Dramatic changes in working patterns have taken place in the UK, particularly in the rise of women in employment. Three quarters of households now have dual incomes, but women still take responsibility for most of the housework, according to research funded by the Economic and Social Research Council.
Despite institutional and legislative changes intended to reduce inequality and improve work-life balance, women are still finding themselves working long hours at home and at work and, for their trouble, generally receive less pay than their male equivalents. The project, carried out by Doctor Susan Harkness, Department of Economics, University of Bristol, studied the changes in female employment in the UK since the 1970s, a field that has seen little previous research. It focused on: working hours; times of work; income and wage premiums; and unpaid work such as, housework and childcare.
As improved wage opportunities for women have emerged in recent decades, more and more married women have taken up paid employment. In 2002, 70% of working age women who were in employment, a rise of 10% since 1979 and, over the same period, employment rates for mothers with pre-school children almost doubled. In contrast, the number of men in employment and the hours that they work has fallen.
Becky Gammon | alfa
Geographers provide new insight into commuter megaregions of the US
01.12.2016 | Dartmouth College
Sustainable Development Goals lead to lower population growth
30.11.2016 | International Institute for Applied Systems Analysis (IIASA)
Have you ever wondered how you see the world? Vision is about photons of light, which are packets of energy, interacting with the atoms or molecules in what...
A multi-institutional research collaboration has created a novel approach for fabricating three-dimensional micro-optics through the shape-defined formation of porous silicon (PSi), with broad impacts in integrated optoelectronics, imaging, and photovoltaics.
Working with colleagues at Stanford and The Dow Chemical Company, researchers at the University of Illinois at Urbana-Champaign fabricated 3-D birefringent...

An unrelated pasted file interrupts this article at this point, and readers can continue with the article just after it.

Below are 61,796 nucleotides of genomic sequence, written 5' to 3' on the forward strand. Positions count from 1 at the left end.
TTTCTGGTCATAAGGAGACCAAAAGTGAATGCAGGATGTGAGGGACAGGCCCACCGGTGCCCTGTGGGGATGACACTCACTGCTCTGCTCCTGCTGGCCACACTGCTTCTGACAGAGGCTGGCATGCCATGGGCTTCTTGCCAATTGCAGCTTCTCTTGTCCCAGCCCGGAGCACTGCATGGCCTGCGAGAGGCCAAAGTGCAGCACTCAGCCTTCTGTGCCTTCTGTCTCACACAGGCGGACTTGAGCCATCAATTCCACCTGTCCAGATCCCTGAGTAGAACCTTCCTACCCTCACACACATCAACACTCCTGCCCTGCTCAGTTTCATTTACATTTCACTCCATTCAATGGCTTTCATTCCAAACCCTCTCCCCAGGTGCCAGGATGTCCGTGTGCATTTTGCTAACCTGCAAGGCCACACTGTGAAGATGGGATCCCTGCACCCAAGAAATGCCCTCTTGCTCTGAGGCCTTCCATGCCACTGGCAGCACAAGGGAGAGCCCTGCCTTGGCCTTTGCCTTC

In experiments with magnetic atoms conducted at extremely low temperatures, scientists have demonstrated a unique phase of matter: The atoms form a new type of quantum liquid or quantum droplet state. These so called quantum droplets may preserve their form in absence of external confinement because of quantum effects. The joint team of experimental physicists from Innsbruck and theoretical physicists from Hannover report on their findings in the journal Physical Review X.
“Our Quantum droplets are in the gas phase but they still drop like a rock,” explains experimental physicist Francesca Ferlaino when talking about the...
The Max Planck Institute for Physics (MPP) is opening up a new research field. A workshop from November 21 - 22, 2016 will mark the start of activities for an innovative axion experiment. Axions are still only purely hypothetical particles. Their detection could solve two fundamental problems in particle physics: What dark matter consists of and why it has not yet been possible to directly observe a CP violation for the strong interaction.
The “MADMAX” project is the MPP’s commitment to axion research. Axions are so far only a theoretical prediction and are difficult to detect: on the one hand,...
Broadband rotational spectroscopy unravels structural reshaping of isolated molecules in the gas phase to accommodate water
In two recent publications in the Journal of Chemical Physics and in the Journal of Physical Chemistry Letters, researchers around Melanie Schnell from the Max...
16.11.2016 | Event News
01.11.2016 | Event News
14.10.2016 | Event News
05.12.2016 | Earth Sciences
05.12.2016 | Physics and Astronomy
05.12.2016 | Life Sciences